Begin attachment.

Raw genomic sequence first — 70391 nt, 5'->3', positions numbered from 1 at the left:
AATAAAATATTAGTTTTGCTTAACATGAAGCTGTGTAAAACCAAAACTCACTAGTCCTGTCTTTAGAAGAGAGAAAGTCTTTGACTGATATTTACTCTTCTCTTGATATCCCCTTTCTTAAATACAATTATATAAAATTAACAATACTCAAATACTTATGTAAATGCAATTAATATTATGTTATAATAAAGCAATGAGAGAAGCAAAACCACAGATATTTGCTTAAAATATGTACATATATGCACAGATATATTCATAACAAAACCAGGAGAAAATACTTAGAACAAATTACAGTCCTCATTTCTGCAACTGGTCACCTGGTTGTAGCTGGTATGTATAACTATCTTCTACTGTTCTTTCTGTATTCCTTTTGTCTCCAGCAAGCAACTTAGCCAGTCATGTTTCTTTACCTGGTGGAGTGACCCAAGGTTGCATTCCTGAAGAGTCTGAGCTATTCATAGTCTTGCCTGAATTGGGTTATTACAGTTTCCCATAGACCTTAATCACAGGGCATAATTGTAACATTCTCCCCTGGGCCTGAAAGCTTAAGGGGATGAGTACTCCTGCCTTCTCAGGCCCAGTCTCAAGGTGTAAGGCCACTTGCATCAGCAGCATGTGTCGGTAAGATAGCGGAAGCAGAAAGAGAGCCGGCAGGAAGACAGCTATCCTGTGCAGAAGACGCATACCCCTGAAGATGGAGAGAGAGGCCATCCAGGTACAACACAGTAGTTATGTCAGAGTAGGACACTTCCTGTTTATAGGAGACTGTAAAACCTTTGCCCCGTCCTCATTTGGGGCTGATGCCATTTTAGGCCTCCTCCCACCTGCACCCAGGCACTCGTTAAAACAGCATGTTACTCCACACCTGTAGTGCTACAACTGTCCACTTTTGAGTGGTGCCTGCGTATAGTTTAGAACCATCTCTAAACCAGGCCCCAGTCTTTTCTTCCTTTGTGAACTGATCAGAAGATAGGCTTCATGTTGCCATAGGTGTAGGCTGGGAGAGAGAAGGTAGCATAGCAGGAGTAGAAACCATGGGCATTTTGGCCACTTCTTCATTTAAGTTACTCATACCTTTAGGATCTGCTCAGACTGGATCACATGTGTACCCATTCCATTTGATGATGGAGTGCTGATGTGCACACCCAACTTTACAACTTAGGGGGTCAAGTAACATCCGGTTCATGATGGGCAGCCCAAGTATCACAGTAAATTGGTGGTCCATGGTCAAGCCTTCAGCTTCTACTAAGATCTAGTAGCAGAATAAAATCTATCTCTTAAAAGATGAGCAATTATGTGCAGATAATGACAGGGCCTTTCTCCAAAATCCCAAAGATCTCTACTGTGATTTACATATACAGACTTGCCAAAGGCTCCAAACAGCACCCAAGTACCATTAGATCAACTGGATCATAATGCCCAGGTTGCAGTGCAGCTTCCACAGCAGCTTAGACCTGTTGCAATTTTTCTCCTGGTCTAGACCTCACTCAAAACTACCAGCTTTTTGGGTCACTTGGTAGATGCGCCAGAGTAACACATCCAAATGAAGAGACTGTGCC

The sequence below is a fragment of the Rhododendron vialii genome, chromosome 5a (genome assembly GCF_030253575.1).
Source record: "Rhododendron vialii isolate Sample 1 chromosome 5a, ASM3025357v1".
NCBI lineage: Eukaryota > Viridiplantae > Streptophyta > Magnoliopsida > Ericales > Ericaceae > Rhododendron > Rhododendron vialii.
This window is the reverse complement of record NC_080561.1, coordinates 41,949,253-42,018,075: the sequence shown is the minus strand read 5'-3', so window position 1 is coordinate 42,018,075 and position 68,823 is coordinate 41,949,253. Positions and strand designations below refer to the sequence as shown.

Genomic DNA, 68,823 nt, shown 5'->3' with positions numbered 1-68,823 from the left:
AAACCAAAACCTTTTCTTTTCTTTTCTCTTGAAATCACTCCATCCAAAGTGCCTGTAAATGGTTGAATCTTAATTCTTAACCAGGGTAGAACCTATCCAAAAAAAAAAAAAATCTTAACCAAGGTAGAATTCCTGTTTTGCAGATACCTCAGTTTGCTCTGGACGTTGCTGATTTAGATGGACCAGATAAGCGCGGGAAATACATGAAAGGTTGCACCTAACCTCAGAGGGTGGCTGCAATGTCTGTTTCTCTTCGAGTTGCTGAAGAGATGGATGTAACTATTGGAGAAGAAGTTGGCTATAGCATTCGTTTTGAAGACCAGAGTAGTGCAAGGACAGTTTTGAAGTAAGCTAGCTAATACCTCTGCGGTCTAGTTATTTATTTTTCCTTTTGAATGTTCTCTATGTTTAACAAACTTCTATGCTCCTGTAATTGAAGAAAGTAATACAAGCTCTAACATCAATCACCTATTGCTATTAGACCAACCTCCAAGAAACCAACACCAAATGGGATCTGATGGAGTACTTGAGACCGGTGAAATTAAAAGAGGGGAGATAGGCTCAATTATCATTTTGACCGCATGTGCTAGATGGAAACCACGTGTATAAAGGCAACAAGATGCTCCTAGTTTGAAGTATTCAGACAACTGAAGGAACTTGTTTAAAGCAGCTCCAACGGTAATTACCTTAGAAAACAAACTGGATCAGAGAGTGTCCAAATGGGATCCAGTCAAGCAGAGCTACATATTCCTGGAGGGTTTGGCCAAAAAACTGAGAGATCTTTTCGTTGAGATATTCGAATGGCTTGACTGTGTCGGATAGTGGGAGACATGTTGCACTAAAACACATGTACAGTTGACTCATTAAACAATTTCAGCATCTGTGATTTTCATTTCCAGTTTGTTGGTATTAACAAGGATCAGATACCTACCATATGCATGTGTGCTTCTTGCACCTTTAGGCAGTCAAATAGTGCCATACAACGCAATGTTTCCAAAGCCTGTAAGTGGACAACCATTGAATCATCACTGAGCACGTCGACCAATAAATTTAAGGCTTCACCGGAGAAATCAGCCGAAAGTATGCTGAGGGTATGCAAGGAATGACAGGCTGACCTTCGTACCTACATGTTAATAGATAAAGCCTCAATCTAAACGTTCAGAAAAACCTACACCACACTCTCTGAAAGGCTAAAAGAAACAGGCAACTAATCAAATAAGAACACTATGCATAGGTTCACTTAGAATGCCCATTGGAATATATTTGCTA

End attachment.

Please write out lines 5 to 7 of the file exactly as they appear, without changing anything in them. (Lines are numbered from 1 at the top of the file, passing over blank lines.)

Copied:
NCBI lineage: Eukaryota > Viridiplantae > Streptophyta > Magnoliopsida > Ericales > Ericaceae > Rhododendron > Rhododendron vialii.
This window is the reverse complement of record NC_080561.1, coordinates 41,949,253-42,018,075: the sequence shown is the minus strand read 5'-3', so window position 1 is coordinate 42,018,075 and position 68,823 is coordinate 41,949,253. Positions and strand designations below refer to the sequence as shown.

Genomic DNA, 68,823 nt, shown 5'->3' with positions numbered 1-68,823 from the left: